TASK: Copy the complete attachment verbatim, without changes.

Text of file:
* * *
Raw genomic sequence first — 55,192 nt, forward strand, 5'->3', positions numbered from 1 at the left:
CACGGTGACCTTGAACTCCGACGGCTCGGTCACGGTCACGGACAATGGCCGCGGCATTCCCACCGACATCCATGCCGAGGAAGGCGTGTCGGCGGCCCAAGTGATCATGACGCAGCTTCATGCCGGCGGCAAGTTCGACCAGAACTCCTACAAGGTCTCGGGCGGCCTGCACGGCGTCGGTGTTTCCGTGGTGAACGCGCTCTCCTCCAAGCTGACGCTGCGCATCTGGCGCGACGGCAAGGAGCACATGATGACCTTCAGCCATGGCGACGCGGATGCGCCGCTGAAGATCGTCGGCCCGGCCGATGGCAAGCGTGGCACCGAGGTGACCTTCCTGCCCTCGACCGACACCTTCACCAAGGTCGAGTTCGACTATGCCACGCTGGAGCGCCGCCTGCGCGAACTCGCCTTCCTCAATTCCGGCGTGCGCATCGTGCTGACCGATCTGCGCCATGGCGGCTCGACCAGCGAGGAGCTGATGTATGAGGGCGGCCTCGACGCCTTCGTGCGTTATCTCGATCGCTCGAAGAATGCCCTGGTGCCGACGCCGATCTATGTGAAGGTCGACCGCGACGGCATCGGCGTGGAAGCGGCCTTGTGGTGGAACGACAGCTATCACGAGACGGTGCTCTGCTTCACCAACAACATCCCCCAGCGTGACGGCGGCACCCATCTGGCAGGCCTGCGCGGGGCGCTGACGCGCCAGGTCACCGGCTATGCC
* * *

Raw genomic sequence first — 55,192 nt, forward strand, 5'->3', positions numbered from 1 at the left:
CACGGTGACCTTGAACTCCGACGGCTCGGTCACGGTCACGGACAATGGCCGCGGCATTCCCACCGACATCCATGCCGAGGAAGGCGTGTCGGCGGCCCAAGTGATCATGACGCAGCTTCATGCCGGCGGCAAGTTCGACCAGAACTCCTACAAGGTCTCGGGCGGCCTGCACGGCGTCGGTGTTTCCGTGGTGAACGCGCTCTCCTCCAAGCTGACGCTGCGCATCTGGCGCGACGGCAAGGAGCACATGATGACCTTCAGCCATGGCGACGCGGATGCGCCGCTGAAGATCGTCGGCCCGGCCGATGGCAAGCGTGGCACCGAGGTGACCTTCCTGCCCTCGACCGACACCTTCACCAAGGTCGAGTTCGACTATGCCACGCTGGAGCGCCGCCTGCGCGAACTCGCCTTCCTCAATTCCGGCGTGCGCATCGTGCTGACCGATCTGCGCCATGGCGGCTCGACCAGCGAGGAGCTGATGTATGAGGGCGGCCTCGACGCCTTCGTGCGTTATCTCGATCGCTCGAAGAATGCCCTGGTGCCGACGCCGATCTATGTGAAGGTCGACCGCGACGGCATCGGCGTGGAAGCGGCCTTGTGGTGGAACGACAGCTATCACGAGACGGTGCTCTGCTTCACCAACAACATCCCCCAGCGTGACGGCGGCACCCATCTGGCAGGCCTGCGCGGGGCGCTGACGCGCCAGGTCACCGGCTATGCC